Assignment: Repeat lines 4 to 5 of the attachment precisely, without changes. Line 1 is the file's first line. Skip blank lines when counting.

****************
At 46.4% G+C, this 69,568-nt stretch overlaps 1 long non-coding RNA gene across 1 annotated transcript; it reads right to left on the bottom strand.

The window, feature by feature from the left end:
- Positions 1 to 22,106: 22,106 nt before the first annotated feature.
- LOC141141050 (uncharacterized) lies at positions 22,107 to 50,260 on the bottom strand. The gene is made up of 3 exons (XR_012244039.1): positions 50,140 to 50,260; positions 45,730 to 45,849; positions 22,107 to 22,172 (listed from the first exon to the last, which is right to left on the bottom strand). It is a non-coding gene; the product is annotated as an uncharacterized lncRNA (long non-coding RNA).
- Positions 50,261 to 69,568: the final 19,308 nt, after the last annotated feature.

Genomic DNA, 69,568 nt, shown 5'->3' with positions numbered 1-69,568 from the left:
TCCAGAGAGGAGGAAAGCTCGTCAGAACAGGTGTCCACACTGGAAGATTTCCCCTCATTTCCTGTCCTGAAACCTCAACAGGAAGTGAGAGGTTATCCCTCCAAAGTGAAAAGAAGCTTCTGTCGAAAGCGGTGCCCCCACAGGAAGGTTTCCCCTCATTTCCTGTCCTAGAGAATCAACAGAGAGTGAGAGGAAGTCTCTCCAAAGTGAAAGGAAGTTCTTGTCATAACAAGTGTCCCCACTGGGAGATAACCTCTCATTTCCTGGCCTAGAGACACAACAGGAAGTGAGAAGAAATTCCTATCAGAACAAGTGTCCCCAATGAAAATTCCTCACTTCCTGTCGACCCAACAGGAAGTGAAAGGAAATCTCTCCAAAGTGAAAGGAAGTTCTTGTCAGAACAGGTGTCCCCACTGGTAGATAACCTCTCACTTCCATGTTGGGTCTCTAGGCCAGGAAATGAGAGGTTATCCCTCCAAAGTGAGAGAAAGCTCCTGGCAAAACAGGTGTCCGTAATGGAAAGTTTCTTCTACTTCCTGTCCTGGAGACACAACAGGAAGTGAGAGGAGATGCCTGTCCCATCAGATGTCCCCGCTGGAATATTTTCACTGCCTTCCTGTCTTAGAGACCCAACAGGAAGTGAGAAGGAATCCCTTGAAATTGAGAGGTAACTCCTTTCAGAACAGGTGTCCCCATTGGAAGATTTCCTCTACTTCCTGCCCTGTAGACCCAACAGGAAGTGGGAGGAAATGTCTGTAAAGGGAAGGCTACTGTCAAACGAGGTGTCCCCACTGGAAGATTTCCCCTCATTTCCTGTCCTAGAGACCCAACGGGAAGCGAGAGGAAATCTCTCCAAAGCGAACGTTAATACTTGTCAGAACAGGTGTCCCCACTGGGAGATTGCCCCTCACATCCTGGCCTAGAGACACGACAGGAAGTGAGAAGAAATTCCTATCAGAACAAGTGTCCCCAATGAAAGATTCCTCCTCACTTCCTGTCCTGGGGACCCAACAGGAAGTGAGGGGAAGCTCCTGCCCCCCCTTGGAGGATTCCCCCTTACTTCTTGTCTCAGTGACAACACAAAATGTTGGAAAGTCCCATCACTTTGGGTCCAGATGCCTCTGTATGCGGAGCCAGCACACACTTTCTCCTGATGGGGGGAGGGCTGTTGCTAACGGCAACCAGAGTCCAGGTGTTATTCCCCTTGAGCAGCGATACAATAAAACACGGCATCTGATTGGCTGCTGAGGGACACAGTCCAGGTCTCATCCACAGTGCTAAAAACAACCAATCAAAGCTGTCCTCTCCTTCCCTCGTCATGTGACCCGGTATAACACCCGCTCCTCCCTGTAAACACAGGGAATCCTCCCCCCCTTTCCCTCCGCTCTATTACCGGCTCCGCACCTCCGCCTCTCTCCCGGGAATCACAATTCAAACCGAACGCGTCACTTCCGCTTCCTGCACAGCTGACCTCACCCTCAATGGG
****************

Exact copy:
- LOC141141050 (uncharacterized) lies at positions 22,107 to 50,260 on the bottom strand. The gene is made up of 3 exons (XR_012244039.1): positions 50,140 to 50,260; positions 45,730 to 45,849; positions 22,107 to 22,172 (listed from the first exon to the last, which is right to left on the bottom strand). It is a non-coding gene; the product is annotated as an uncharacterized lncRNA (long non-coding RNA).
- Positions 50,261 to 69,568: the final 19,308 nt, after the last annotated feature.